Garden ponds are a delight

I have been gardening this plot for more than twenty years, and no tree or flower has brought me a measure of enjoyment to compare with the garden ponds. There are five ponds in the garden, and another rainy season, dirt bottomed pond that captures runoff from neighboring properties and stays damp enough throughout to be bordered by lovely Japanese irises and perennials that thrive in the muck. The ponds are gathering points of the garden, and visiting kids and adults will linger for hours feeding fish, jumping from boulder to boulder, enjoying the sound of crashing waterfalls, and exploring the colorful blooms that surround the ponds.

The five ponds are lined with heavy duty, fish-safe EPDM rubber, natural boulders and river gravel, and all recirculate water with high efficiency pumps. There is surprisingly little annual labor involved in maintaining the ponds besides a thorough spring cleaning, and only a few minutes are spent each month cleaning debris or adding water to compensate for evaporation.

The smallest of the ponds (the oldest of the bunch) is less than a hundred square feet, and the most recently constructed is almost fifteen hundred. Sweet flag, Japanese iris, and dwarf cattails grow in the shallows, and delightful hardy waterlilies in the deeper parts. Each pond has been home to colorful goldfish and koi, though now all reside in the large and deep “swimming pond” to protect them from a heron that stalks nearby farm ponds.

What is the ideal size for a pond?

Bigger than you expect. A finished pond will often seem smaller than what you envisioned on paper, and after a while you are likely to wish that the pond was larger. Despite warnings to the contrary, my first pond was too small, under seventy five square feet. The second was double this size, and the swimming pond is thirty five by forty feet. For very small properties a pond under one hundred square feet can be appropriate, but for most a pond of one hundred fifty square feet or larger is ideal. Rather than living with disappointment, or starting over, it is best to plan to build a pond a bit larger than you think is right.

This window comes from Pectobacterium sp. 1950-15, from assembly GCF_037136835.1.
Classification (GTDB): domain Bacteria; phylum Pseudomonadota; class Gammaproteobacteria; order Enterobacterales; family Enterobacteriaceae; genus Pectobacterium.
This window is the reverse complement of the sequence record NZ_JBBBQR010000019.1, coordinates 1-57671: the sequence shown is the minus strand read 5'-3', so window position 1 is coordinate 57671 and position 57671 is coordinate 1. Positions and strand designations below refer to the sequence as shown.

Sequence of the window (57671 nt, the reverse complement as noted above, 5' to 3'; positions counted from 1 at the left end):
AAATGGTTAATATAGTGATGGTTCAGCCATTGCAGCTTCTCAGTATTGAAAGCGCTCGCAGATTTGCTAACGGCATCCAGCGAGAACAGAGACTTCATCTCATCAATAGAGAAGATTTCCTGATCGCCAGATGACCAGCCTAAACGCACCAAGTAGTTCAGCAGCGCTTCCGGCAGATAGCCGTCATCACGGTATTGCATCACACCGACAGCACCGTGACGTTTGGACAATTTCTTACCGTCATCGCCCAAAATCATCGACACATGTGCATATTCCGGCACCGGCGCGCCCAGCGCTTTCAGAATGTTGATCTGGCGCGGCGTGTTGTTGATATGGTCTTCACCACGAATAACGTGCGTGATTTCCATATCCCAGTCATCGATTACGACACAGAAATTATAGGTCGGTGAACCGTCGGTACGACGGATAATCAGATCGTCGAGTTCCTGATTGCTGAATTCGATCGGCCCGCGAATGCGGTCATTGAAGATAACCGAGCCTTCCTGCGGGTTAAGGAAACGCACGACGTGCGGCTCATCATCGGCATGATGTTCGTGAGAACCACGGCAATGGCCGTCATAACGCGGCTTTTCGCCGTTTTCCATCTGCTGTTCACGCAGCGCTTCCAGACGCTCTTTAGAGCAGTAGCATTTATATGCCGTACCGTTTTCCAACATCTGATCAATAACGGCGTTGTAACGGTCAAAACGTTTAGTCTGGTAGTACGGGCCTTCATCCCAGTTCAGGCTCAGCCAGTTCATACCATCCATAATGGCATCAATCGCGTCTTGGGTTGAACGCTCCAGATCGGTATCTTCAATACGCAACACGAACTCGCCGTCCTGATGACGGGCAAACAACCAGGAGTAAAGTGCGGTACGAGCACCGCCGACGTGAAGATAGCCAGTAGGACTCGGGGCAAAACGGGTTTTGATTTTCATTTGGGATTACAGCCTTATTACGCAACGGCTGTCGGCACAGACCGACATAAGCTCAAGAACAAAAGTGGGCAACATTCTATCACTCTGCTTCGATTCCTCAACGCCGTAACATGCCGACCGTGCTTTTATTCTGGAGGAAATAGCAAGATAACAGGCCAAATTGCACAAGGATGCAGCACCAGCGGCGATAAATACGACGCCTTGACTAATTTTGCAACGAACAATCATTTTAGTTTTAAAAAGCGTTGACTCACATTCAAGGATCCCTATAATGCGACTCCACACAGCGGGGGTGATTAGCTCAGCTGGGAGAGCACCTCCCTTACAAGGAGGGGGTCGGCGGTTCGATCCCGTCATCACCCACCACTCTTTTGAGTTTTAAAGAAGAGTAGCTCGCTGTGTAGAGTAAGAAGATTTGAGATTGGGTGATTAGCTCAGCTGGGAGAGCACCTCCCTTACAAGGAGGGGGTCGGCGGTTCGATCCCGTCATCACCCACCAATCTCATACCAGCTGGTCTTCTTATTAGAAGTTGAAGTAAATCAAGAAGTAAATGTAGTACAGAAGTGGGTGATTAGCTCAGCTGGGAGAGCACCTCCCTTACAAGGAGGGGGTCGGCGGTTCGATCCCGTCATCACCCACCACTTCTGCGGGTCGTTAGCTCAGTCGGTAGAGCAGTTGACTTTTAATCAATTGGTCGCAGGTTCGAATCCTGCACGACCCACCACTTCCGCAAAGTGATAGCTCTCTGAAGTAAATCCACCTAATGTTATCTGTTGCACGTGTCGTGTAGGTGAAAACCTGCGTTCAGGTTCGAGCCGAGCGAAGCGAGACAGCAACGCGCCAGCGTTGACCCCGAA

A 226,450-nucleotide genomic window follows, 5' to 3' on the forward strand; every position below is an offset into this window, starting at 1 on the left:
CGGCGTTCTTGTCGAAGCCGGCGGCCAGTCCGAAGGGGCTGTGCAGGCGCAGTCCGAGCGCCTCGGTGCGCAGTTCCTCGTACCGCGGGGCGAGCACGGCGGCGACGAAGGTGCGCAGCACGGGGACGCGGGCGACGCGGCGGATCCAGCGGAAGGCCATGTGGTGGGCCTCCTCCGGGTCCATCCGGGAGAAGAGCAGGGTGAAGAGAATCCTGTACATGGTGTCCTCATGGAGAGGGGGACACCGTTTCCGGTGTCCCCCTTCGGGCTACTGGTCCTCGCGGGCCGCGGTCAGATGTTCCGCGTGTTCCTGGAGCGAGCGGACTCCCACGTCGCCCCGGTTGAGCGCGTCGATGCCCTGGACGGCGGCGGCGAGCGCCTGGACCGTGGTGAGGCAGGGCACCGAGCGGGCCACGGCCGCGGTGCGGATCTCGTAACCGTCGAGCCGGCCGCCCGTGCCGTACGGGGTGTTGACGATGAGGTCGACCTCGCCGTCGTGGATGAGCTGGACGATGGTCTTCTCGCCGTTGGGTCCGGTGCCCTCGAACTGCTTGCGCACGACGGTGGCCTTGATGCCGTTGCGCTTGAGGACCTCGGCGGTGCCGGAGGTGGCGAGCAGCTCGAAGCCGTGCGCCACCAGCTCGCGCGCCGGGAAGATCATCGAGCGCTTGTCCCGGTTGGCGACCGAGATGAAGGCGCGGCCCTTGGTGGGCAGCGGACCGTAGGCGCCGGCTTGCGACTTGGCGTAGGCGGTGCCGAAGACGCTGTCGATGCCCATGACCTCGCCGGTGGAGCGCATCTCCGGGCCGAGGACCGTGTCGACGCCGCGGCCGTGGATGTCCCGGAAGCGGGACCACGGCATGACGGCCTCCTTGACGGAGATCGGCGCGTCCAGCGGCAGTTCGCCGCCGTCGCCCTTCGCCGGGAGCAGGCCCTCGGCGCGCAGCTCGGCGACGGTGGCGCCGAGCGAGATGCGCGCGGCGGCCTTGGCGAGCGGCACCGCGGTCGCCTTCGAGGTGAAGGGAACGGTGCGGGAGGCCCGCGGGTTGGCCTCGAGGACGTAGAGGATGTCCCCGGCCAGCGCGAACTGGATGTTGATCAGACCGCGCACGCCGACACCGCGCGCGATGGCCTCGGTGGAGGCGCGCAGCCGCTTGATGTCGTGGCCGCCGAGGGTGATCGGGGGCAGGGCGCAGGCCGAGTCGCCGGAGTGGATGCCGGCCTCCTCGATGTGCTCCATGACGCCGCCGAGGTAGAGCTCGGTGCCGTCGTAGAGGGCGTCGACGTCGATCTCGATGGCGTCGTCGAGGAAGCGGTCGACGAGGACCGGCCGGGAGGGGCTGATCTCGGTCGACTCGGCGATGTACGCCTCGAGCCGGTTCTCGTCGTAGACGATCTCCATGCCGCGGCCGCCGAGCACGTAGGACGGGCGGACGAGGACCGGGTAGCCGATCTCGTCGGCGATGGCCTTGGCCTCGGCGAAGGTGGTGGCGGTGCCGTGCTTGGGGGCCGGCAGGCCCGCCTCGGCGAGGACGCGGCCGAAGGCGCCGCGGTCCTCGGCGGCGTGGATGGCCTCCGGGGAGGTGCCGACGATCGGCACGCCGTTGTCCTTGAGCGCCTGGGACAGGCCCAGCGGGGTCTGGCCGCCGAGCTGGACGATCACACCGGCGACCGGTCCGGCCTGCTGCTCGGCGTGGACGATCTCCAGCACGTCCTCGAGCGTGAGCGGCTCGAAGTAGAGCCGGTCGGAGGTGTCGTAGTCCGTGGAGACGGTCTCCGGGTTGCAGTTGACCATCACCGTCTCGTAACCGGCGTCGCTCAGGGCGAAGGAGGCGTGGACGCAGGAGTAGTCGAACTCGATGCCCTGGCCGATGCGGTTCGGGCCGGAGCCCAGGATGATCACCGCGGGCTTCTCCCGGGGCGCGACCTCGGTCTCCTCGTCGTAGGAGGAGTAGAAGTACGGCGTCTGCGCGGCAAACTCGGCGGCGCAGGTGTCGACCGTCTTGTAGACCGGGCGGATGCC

Where should the pond go?

First, and foremost, your pond must be situated to enjoy it fully, preferably in full sun, but if you regularly lounge on a shady patio, that’s where it should be. Not nearby, right next to it. If you have a deck, build the pond as close as possible, so that you look over the edge and see water.

People often imagine the lovely view of their pond in a distant corner of the garden, but once they have it, they realize it should be closer. So, a chair is placed at pond’s edge, then a small table to set your book down while you’re admiring your fish, then a patio is built so the family can be together in the area they enjoy so much. Considerable effort and expense are avoided by building the pond nearest the area where the family spends their time outdoors.

Is a pond constructed with concrete better than rubber-lined?

No. I’ve seen concrete ponds crack far too often so that they must be repaired, or even removed. Rubber liners offer design flexibility, don’t crack, and are very resistant to puncture.

What kind of maintenance is required?